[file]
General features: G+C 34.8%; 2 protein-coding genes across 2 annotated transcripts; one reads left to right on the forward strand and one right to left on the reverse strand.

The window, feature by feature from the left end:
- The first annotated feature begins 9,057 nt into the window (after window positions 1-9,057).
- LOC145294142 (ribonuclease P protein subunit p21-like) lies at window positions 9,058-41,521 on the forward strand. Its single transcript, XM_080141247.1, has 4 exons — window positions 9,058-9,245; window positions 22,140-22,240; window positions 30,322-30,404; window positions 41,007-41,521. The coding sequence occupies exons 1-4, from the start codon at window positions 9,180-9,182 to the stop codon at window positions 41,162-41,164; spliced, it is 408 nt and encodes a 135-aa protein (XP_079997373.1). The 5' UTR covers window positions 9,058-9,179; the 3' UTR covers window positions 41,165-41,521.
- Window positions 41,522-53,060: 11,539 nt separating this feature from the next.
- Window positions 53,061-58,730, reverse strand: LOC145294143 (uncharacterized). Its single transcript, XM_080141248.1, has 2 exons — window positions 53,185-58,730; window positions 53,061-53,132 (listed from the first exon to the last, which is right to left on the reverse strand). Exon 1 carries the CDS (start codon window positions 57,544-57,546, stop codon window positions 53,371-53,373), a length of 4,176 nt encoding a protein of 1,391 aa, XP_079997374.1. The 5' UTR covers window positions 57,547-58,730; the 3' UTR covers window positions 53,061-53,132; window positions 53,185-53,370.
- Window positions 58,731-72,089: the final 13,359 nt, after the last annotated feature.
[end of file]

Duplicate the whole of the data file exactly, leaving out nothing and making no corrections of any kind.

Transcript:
General features: G+C 34.8%; 2 protein-coding genes across 2 annotated transcripts; one reads left to right on the forward strand and one right to left on the reverse strand.

The window, feature by feature from the left end:
- The first annotated feature begins 9,057 nt into the window (after window positions 1-9,057).
- LOC145294142 (ribonuclease P protein subunit p21-like) lies at window positions 9,058-41,521 on the forward strand. Its single transcript, XM_080141247.1, has 4 exons — window positions 9,058-9,245; window positions 22,140-22,240; window positions 30,322-30,404; window positions 41,007-41,521. The coding sequence occupies exons 1-4, from the start codon at window positions 9,180-9,182 to the stop codon at window positions 41,162-41,164; spliced, it is 408 nt and encodes a 135-aa protein (XP_079997373.1). The 5' UTR covers window positions 9,058-9,179; the 3' UTR covers window positions 41,165-41,521.
- Window positions 41,522-53,060: 11,539 nt separating this feature from the next.
- Window positions 53,061-58,730, reverse strand: LOC145294143 (uncharacterized). Its single transcript, XM_080141248.1, has 2 exons — window positions 53,185-58,730; window positions 53,061-53,132 (listed from the first exon to the last, which is right to left on the reverse strand). Exon 1 carries the CDS (start codon window positions 57,544-57,546, stop codon window positions 53,371-53,373), a length of 4,176 nt encoding a protein of 1,391 aa, XP_079997374.1. The 5' UTR covers window positions 57,547-58,730; the 3' UTR covers window positions 53,061-53,132; window positions 53,185-53,370.
- Window positions 58,731-72,089: the final 13,359 nt, after the last annotated feature.